You’ve probably heard people refer to autism as a spectrum disorder. Spectrum by definition is to classify something on a scale between two opposite points. You may hear someone say, “He is on the high functioning end of the spectrum” or “she is lower functioning.” There are also those with autism that might fall somewhere in between. I think my Ashley may fall somewhere in between.
According to the National Institute of Health, Autism spectrum disorder (ASD) is the name for a group of developmental disorders. ASD includes a wide range, “a spectrum,” of symptoms, skills, and levels of disability. People with ASD often have these characteristics:
- Ongoing social problems that include difficulty communicating and interacting with others
- Repetitive behaviors as well as limited interests or activities
- Symptoms that typically are recognized in the first two years of life
- Symptoms that hurt the individual’s ability to function socially, at school or work, or other areas of life
- Some people are mildly impaired by their symptoms, while others are severely disabled.
Treatments and services have proven to improve a person’s symptoms and ability to function. So knowing this, you can imagine why parents of kids with autism jump through hoops trying to get whatever services we can.
People whose symptoms were previously diagnosed as Asperger’s syndrome or Autistic Disorder are now included as part of the category called Autism Spectrum Disorder (ASD). Autism and autism spectrum disorder (ASD) are both general terms for a group of complex disorders of brain development. These disorders are characterized, in varying degrees, by difficulties in social interaction, verbal and nonverbal communication and repetitive behaviors.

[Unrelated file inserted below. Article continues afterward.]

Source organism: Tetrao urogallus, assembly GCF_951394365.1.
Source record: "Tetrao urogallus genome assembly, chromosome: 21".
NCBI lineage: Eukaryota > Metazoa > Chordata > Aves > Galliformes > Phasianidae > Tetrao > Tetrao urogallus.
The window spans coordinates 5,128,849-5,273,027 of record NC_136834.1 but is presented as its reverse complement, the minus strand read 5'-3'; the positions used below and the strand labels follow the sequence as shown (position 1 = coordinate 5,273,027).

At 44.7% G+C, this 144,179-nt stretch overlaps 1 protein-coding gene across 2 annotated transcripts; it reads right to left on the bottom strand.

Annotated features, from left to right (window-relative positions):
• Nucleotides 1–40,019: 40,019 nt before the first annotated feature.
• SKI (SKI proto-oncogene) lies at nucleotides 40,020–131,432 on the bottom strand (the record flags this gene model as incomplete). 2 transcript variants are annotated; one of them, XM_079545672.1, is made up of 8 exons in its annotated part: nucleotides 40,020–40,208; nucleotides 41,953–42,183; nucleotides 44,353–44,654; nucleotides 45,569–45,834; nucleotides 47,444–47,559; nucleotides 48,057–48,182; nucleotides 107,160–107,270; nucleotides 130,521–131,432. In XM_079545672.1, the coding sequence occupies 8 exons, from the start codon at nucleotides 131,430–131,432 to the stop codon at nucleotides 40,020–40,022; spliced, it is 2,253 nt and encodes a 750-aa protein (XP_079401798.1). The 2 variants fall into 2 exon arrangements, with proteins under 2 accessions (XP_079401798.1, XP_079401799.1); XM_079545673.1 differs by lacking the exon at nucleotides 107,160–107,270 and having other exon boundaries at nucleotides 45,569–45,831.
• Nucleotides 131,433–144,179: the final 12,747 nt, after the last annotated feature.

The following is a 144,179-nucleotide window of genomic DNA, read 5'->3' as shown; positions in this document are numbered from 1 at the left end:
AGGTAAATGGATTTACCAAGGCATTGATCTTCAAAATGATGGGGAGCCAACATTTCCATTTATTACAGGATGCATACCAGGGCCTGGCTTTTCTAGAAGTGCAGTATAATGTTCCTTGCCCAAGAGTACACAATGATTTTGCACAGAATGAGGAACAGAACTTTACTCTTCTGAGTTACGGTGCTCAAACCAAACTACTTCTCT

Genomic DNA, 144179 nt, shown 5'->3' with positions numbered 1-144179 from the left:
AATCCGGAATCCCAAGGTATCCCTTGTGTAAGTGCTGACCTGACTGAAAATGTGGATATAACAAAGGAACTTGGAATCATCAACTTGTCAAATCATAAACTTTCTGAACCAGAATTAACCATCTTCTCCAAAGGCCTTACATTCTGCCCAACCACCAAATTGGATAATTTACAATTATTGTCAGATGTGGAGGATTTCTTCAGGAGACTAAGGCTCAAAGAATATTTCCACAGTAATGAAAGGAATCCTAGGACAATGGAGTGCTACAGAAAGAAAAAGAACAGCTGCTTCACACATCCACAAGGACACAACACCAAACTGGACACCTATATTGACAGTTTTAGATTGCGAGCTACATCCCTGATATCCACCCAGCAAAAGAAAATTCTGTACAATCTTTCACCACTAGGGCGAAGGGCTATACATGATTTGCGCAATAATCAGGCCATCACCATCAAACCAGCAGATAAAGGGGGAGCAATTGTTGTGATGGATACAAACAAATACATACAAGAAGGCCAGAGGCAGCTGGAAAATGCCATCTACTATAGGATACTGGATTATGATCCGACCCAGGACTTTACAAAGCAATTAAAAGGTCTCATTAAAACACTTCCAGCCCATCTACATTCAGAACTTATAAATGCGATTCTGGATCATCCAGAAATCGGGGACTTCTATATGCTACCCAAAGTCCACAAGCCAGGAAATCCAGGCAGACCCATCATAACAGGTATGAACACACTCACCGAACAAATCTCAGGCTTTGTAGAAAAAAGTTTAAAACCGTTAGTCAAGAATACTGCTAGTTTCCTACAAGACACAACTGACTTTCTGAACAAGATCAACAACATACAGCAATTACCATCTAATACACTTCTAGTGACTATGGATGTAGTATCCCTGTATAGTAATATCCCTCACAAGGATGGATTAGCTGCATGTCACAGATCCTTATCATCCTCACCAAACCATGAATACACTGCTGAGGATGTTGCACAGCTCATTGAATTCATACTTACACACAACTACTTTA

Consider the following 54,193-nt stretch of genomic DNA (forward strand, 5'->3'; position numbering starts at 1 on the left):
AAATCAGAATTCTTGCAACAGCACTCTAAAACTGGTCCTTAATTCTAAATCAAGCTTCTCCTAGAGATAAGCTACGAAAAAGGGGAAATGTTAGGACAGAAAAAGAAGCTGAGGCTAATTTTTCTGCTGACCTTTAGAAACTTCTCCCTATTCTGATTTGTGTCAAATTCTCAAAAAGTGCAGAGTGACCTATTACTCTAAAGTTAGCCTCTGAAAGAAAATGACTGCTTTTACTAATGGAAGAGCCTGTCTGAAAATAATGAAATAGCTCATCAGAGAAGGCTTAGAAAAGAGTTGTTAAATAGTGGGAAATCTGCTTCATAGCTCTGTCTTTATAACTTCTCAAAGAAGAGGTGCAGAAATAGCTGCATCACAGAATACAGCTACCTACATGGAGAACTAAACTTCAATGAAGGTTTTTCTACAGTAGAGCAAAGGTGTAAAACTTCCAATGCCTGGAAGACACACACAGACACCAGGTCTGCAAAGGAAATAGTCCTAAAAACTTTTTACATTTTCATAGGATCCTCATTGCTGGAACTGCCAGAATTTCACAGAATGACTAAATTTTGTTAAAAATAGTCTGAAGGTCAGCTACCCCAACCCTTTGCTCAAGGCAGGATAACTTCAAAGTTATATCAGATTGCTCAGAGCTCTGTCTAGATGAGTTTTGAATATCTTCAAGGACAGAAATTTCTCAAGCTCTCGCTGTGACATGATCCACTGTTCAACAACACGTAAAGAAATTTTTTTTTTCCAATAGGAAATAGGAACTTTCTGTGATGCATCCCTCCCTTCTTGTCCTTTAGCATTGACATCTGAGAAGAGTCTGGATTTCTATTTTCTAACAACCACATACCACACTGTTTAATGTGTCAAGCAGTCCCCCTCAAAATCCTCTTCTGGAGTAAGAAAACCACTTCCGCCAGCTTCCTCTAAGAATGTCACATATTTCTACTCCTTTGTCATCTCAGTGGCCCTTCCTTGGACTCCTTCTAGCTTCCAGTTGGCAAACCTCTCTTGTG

So like snowflakes, if you look at people with autism collectively they appear to be the same but when you look at them individually, they can actually be very unique and different. Some are more cognitively impaired, some are nonverbal, some exhibit self-stimulatory behaviors, some have tantrums or meltdowns, some have issues with self-regulation and impulse control. They can be similar and different in many ways. So what is true for one person with autism may not be true for all.
I remember one boy in Ashley’s preschool class who loved to spin. He would stand in a room and spin his entire body over and over and over. Ashley never did that, but she would have a complete behavioral meltdown if she couldn’t stand on the pink square at the start of her dance class. Ashley could memorize and recite an entire episode of Dora the Explorer while some of her classmates were non-verbal. So while they all fall under the same diagnostic umbrella of Autism Spectrum Disorder, they can truly be very different…just like the rest of us, but with the added diagnosis of autism.
The same, but different. Different but not less. Please try and remember that when you meet someone with autism. They are not all the same, they have different needs and abilities.